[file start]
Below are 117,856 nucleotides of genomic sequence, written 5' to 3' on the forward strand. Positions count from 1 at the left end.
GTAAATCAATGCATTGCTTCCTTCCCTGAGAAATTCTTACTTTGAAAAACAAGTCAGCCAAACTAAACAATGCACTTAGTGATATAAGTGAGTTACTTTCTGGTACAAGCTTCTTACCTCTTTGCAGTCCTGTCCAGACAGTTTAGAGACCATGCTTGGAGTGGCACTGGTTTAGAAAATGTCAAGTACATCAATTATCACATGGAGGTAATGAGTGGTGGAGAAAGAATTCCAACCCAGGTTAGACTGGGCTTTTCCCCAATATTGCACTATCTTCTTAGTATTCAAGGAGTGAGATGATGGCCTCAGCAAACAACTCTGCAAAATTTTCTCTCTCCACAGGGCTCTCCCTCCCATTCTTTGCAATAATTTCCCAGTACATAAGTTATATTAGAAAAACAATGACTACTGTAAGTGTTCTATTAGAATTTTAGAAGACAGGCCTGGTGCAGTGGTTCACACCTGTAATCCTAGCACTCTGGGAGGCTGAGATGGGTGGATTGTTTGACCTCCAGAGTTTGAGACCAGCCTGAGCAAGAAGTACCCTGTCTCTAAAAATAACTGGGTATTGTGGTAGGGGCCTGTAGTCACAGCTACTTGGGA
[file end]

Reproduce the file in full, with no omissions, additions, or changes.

Below are 117,856 nucleotides of genomic sequence, written 5' to 3' on the forward strand. Positions count from 1 at the left end.
GTAAATCAATGCATTGCTTCCTTCCCTGAGAAATTCTTACTTTGAAAAACAAGTCAGCCAAACTAAACAATGCACTTAGTGATATAAGTGAGTTACTTTCTGGTACAAGCTTCTTACCTCTTTGCAGTCCTGTCCAGACAGTTTAGAGACCATGCTTGGAGTGGCACTGGTTTAGAAAATGTCAAGTACATCAATTATCACATGGAGGTAATGAGTGGTGGAGAAAGAATTCCAACCCAGGTTAGACTGGGCTTTTCCCCAATATTGCACTATCTTCTTAGTATTCAAGGAGTGAGATGATGGCCTCAGCAAACAACTCTGCAAAATTTTCTCTCTCCACAGGGCTCTCCCTCCCATTCTTTGCAATAATTTCCCAGTACATAAGTTATATTAGAAAAACAATGACTACTGTAAGTGTTCTATTAGAATTTTAGAAGACAGGCCTGGTGCAGTGGTTCACACCTGTAATCCTAGCACTCTGGGAGGCTGAGATGGGTGGATTGTTTGACCTCCAGAGTTTGAGACCAGCCTGAGCAAGAAGTACCCTGTCTCTAAAAATAACTGGGTATTGTGGTAGGGGCCTGTAGTCACAGCTACTTGGGA